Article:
Rotator Cuff Disease
(Also known as Rotator Cuff Syndrome)
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Rotator Cuff Disease is a disorder of the musculotendinous cuff surrounding the glenohumeral joint (see Anatomy and Physiology).
Please note: Entitlement should be granted for a chronic condition only. For VAC purposes, 'chronic' means that the condition has existed for at least 6 months. Signs and symptoms are generally expected to persist despite medical attention, although they may wax and wane over the 6 month period and thereafter.
A diagnosis from a qualified medical practitioner is required. Radiographic changes are dependant upon the stage of the disease, with most changes occurring in advanced stages. Standard X-rays may be routinely obtained to rule out other disease processes. Electromyography, arthrography, shoulder arthroscopy or MRI tests may be required.
For pension purposes, location must be specified as to right or left, and evidence of duration of a disability for at least 6 months should be provided.
Anatomy and Physiology
The chief muscles producing glenohumeral joint motion are the deltoid, pectoralis major and minor, teres major, latissimus dorsi and those of the rotator cuff. All rotation comes through the glenohumeral joint. The predominant stability in this joint occurs from the centering effect provided by the musculotendinous or rotator cuff. The rotator cuff muscles consist of the subscapularis, the supraspinatus, the infraspinatus, and the teres minor.
The rotator cuff is regarded as having the following three functions:
- rotation of the humeral head as the deltoid muscle elevates the arm
- stabilization of the humeral head against the glenoid
- provision of a relatively watertight compartment
The rotator cuff is usually covered by a thin film of bursal tissue, i.e. the subdeltoid or subacromial bursae. Factors that impact on the rotator cuff also impact on the bursae, and inflammation of both structures often occurs together.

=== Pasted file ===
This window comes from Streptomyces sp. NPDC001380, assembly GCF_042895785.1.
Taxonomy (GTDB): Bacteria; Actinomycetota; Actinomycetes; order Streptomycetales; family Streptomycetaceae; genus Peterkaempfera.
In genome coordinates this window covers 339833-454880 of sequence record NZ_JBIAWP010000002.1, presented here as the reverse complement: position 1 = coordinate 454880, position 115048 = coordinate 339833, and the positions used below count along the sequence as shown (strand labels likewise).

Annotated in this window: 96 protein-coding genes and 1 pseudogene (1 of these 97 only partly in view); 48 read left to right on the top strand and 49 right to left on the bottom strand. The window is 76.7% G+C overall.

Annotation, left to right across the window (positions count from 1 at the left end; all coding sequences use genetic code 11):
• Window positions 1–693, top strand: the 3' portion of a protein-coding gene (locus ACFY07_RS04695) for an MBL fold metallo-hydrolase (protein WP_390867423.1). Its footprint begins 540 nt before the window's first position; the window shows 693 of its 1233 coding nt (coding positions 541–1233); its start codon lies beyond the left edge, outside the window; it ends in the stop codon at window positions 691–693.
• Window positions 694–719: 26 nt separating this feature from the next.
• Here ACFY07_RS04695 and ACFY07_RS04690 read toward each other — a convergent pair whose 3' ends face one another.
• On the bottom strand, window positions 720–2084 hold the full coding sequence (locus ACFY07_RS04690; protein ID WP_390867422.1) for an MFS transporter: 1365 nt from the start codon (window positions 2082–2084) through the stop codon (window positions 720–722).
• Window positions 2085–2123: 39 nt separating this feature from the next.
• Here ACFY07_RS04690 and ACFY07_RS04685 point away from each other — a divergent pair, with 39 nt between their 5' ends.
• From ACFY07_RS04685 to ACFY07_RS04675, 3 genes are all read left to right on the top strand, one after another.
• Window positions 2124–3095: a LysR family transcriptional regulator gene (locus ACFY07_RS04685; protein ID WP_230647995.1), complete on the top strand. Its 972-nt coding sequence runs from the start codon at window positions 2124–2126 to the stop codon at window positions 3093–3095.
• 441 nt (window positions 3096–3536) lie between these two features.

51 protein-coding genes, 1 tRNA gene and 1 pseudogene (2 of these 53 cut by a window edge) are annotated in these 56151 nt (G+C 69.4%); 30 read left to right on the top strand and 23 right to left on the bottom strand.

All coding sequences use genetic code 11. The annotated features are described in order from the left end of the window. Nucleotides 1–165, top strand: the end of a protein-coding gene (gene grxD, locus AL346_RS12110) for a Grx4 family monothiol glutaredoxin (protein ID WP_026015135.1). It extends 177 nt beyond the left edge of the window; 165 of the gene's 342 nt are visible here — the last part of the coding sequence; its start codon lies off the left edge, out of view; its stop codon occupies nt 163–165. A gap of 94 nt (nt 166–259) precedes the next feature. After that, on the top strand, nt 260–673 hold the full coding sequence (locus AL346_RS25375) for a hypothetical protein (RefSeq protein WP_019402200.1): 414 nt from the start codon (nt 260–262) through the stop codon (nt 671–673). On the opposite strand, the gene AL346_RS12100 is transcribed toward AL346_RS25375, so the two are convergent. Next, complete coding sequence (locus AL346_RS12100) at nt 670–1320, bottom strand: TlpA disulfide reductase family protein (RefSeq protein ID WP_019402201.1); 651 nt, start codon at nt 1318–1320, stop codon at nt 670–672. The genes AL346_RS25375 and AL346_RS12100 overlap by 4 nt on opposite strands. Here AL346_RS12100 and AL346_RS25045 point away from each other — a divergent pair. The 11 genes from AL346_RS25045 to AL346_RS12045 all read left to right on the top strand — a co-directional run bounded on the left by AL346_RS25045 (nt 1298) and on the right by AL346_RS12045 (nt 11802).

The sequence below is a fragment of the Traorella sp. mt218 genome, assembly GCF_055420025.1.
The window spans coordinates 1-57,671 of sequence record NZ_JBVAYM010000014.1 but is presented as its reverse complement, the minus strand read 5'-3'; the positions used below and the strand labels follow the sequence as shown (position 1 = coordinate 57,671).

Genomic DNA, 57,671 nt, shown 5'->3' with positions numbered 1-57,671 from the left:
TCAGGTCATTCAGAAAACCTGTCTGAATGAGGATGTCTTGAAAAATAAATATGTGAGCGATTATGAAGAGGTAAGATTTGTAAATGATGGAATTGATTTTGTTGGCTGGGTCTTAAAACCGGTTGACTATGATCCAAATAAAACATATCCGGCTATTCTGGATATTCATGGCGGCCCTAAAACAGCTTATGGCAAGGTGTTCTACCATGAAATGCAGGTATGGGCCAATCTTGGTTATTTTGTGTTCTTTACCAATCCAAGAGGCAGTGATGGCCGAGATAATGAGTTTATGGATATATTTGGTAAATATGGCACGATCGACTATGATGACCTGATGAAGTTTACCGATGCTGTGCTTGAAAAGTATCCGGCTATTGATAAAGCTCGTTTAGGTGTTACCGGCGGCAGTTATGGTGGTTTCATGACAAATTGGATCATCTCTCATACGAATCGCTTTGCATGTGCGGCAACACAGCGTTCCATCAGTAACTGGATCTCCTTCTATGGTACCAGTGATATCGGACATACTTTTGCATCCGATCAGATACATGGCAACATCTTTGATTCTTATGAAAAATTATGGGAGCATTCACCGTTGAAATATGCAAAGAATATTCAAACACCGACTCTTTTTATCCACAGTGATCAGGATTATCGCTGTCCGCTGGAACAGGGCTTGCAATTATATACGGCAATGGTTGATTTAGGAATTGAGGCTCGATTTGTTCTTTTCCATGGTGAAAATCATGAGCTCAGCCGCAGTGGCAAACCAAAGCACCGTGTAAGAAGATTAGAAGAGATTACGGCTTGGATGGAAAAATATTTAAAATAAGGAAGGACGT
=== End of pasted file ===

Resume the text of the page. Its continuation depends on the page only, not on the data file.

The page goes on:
Rotator Cuff Disease is a continuum of pathology starting with inflammatory changes in the subacromial bursa and rotator cuff tendons, which may continue on to become a rotator cuff tendon rupture or tear. The supraspinatus insertion into the greater tuberosity passes directly between the coracoacromial arch when the upper extremity is elevated to the overhead position. The area beneath the coracoacromial arch is known as the supraspinatus outlet. If the rotator cuff insertion impinges or abuts against the coracoacromial arch on a chronic basis, as may occur in overhead labourers, the structures in the supraspinatus outlet (i.e. the bursae, rotator cuff and biceps) may become inflamed. This cumulative soft tissue trauma can eventually result in pain and/or dysfunction and is called subacromial impingement.
Subacromial impingement has been classified into the following three stages:
Where the microtraumatic process is sufficient to produce edema and hemorrhage in the subacromial bursa and supraspinatus tendon.
Where the edema and hemorrhage go unchecked and progress to result in fibrosis and tendinitis at the distal supraspinatus tendon.
Where the rotator cuff tendon reaches a point of failure and results in a rotator cuff tear.
The affected individual may have weakness, pain, and tenderness, and may have limited ranges of shoulder abduction and external rotation.
Pain is the most consistent symptom. It is generally present at the greater tuberosity and anterior acromion. It can extend into the deltoid muscle. It may also be referred to the elbow, chest wall, or trapezius muscle. Pain may also affect the acromioclavicular joint (AC joint), if the joint is arthritic or involved in the impingement process. Weakness and loss of function may be secondary to pain, or to stage 3 disease where a rotator cuff tear is present.
There may be tenderness at the greater tuberosity and anterior acromion, and at the AC joint and biceps tendon if the latter are involved in the impingement process. A positive arc-of-motion test may be present. Forward flexion of the shoulder to 90 degrees with internal rotation of the humerus, called Hawkins' impingement sign, reproduces pain. Muscle of the affected arm may be normal or mildly diminished. X-rays may show calcific deposits of the rotator cuff tendons.
It should be noted that while calcification of the rotator cuff is often seen in association with Rotator Cuff Disease, its role in the etiology of the disease is not known. Calcification is not felt to contribute to the development of Rotator Cuff Disease.
On this page
- A. Causes And / Or Aggravation
- B. Medical Conditions Which Are To Be Included In Entitlement / Assessment
- C. Common Medical Conditions Which May Result In Whole Or In Part From Rotator Cuff Disease And / Or Its Treatment
Causes And / Or Aggravation
The timelines cited below are not binding. each case should be adjudicated on the evidence provided and its own merits.
Overuse prior to clinical onset or aggravation
For overuse to cause or aggravate Rotator Cuff Disease, the following should be evident*:
- The overuse activity should be performed for at least 60 days out of 120 consecutive days; and